Immune System

Iodine, one of the trace minerals found in ocean water, is directly linked to your body’s natural ability to fight off infection. Iodine in ocean water boosts your thyroid function, increasing your immune system. For this reason, ocean swimming is known as preventative treatment from certain illnesses and infections. Ocean water also increases the amount of oxygen carried throughout your bloodstream and and provides the nutrients required by your blood cells to fight off free radicals.

And down to the cellular level!

This research reminded me of an article I had done on the health benefits of seaweed detox wraps. This particular study has stuck with me evensince;

To illustrate the importance of detoxification, we need look no further than the work of Dr. Alexis Carrell.  Nobel Laureate (1912), Dr. Carrell was awarded this honor for his pioneering work in France on organ and tissue transplants.  To prove that animal cells can live in a seawater medium, he placed chicken embryo cells in a special flask engineered with the help of Charles Lindburg.  The seawater bath used was isotonic meaning that it was a saline solution.  The cells thrived for 5 weeks before eventually expiring.

Carrell was curious to learn what actually caused the cells to perish.  He discovered that due to the buildup of toxins in the form of metabolic wastes, the pH of the water acidified that deteriorated their environment.  It could be argued that this is an example of an ecological disaster like Lake Erie.  So he repeated the experiment; and this time, he drained the toxic water and kept a fresh supply of seawater flowing in daily.  Rather than perishing in 5 weeks, he kept these cells alive for 22 years!  This lead to his famous quote:  “The cell is immortal; it is merely the fluid in which it bathes that deteriorates.

Meditation made EZ

Ouch it’s Monday morning (or Thursday, or Tuesday) and you slept two hours tops, your mind is still racing and today is the big day (meeting, report due, interview, whatever…). We’ve turned to Aussie Leonie Allan uber blogger, publisher of the Goddess Guidebooks and meditation whiz for her 8 tips on meditating to clear your mind and make space for the important stuff -at least until you can get a good night’s sleep.

“The only Zen you find on the tops of mountains is the Zen you bring up there.” ~Robert M. Pirsig

1. Try the 100 Breaths technique. I take 100 breaths. I count them. I try not to think about anything else.  It’s revolutionary. And it also really works for me. It gives my brain something to do (wee! counting!) while the rest of me is just hanging out, inadvertently meditating.

2. Take a Meditationap. Be careful. This one is complex. Oh yes—it’s the love child of a meditation and a nap. Lie down on a bed, couch, or sun lounge, or pile your (empty) bath with pillows and blankets.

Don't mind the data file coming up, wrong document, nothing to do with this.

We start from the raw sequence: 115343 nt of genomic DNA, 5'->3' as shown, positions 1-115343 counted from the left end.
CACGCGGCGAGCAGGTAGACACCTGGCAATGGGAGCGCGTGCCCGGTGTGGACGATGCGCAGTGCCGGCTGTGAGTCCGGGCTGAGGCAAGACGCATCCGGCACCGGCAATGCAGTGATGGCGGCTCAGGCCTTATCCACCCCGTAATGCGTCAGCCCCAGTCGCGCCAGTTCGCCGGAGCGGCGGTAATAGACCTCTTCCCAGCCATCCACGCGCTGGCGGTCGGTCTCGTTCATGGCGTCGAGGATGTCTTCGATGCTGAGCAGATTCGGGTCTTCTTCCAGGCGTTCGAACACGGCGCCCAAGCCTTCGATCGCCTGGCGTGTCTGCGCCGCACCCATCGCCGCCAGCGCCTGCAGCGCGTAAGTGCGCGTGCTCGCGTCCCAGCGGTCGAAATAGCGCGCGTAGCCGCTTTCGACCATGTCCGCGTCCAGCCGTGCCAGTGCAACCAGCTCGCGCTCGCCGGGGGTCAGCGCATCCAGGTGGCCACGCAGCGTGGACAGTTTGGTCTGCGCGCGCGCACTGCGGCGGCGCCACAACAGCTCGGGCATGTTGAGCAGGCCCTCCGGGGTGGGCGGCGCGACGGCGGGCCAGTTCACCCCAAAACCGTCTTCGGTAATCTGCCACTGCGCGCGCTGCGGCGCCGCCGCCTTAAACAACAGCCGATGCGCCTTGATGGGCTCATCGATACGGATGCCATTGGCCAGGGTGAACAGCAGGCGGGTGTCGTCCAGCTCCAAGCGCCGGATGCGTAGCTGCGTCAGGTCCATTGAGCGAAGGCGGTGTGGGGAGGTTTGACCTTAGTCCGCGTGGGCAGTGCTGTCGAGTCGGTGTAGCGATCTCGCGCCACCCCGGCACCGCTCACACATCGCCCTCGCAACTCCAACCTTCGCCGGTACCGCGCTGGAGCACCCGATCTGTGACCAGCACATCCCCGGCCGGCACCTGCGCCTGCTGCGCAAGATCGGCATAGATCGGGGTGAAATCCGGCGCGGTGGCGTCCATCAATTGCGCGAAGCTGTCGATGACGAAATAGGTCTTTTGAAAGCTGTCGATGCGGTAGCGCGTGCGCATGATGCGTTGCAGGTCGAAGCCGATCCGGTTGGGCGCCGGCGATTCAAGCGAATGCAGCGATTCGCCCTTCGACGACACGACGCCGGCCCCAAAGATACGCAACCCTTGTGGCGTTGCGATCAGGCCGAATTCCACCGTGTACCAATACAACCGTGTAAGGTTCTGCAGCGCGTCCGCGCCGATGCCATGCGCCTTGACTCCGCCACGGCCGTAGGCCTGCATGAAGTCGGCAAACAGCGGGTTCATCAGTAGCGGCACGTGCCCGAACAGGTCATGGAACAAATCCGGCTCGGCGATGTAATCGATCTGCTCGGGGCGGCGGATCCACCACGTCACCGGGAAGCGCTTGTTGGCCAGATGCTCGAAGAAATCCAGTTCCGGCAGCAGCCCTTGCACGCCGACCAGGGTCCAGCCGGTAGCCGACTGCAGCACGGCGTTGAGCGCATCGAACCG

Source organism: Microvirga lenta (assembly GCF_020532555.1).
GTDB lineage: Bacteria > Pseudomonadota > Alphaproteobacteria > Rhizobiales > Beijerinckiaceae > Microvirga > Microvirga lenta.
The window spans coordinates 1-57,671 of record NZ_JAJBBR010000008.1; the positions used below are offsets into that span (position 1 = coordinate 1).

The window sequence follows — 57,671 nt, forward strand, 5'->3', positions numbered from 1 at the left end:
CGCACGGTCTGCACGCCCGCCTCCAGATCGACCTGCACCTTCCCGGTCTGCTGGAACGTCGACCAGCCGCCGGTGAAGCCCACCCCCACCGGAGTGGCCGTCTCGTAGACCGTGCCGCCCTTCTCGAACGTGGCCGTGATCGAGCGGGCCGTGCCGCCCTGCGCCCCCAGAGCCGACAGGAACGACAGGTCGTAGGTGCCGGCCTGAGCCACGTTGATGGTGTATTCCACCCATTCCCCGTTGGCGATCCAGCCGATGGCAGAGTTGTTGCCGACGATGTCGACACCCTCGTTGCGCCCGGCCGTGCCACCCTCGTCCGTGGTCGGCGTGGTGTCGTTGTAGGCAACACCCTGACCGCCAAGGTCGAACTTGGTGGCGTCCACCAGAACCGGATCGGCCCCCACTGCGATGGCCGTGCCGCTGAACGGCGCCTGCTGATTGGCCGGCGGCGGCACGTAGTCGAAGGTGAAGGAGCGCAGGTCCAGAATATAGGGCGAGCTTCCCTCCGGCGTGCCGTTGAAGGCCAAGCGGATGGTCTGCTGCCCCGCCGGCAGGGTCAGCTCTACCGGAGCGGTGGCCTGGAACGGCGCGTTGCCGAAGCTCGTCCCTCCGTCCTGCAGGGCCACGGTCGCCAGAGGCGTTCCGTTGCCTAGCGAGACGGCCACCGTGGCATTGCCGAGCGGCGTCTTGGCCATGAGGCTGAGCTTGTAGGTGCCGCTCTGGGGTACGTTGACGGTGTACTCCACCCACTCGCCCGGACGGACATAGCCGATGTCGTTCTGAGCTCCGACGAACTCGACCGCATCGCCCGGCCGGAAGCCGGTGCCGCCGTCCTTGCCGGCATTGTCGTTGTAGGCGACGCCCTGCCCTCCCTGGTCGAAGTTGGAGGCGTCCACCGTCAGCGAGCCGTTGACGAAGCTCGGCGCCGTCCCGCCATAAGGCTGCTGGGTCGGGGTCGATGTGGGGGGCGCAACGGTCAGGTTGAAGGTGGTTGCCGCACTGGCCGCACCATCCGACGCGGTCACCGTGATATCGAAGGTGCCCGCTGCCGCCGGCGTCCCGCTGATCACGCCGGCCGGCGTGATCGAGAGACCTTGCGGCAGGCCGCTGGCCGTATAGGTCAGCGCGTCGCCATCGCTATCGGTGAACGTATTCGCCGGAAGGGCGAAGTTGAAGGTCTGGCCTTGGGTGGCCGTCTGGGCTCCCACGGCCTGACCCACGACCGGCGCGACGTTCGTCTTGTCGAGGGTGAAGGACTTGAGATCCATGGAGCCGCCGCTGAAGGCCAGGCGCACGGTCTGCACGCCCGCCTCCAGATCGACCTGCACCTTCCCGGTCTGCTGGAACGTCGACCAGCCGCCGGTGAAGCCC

Close your eyes and do nothing. Maybe you’ll fall asleep. Maybe you’ll have Zen inspiration. Maybe you’ll just happily float along. Either way, it will be sublime.

The lessons here is: Meditation should be enjoyable. We only consistently do things we actually like doing!

3. Use the Alarm Clock Meditation. If 100 breaths isn’t going to cut it for you, set a timer for 5 minutes. Then meditate until the timer goes off. This way, you don’t have to wonder about how long it’s been, or how much longer you should meditate for. It’s like meditation on cruise-drive.

4. Get comfortable. I started looking at things that annoyed me about meditation – the stuff that held me back from doing it. And one of the annoying things was this: I don’t like being uncomfortable. And sitting cross-legged in lotus with a straight back and poised mudra fingers doesn’t spell comfortable to me. It spells pins and needles, sore butt, and achy back.

What this looks like for me is sitting in a comfy armchair inside, lying on a sun lounge on the back deck, or leaning against a wall outside. What comfy looks like to you might be totally different.

5. Fake it for 10 breaths. When I really, really need to meditate, and I don’t feel like I have time, I make a little pact with myself. I say to myself:

“Okay, we so don’t have to meditate for any pain-in-the-ass time at all. Let’s just do ten breaths.”

And my logical brain says: “Ten breaths? You think I have time for ten breaths of meditation? Are you kidding me! I have stuff to do lady! We’re not on retreat you hippy!”

And I say: “Oh. I know you’re really busy. I really feel like I need this. You and me. Besides, it’s only for ten breaths.”

Logical brain: “Fine. But only ten. And I’m counting.”

And then we do our ten breaths and it’s nice. And we either stop there because we feel like we’ve refreshed just enough, or we keep going for another ten or twenty because it just feels so good.

The lesson here is: Start small. Everyone has time for 10 breaths. See what happens. It’s a little way of moving around resistances.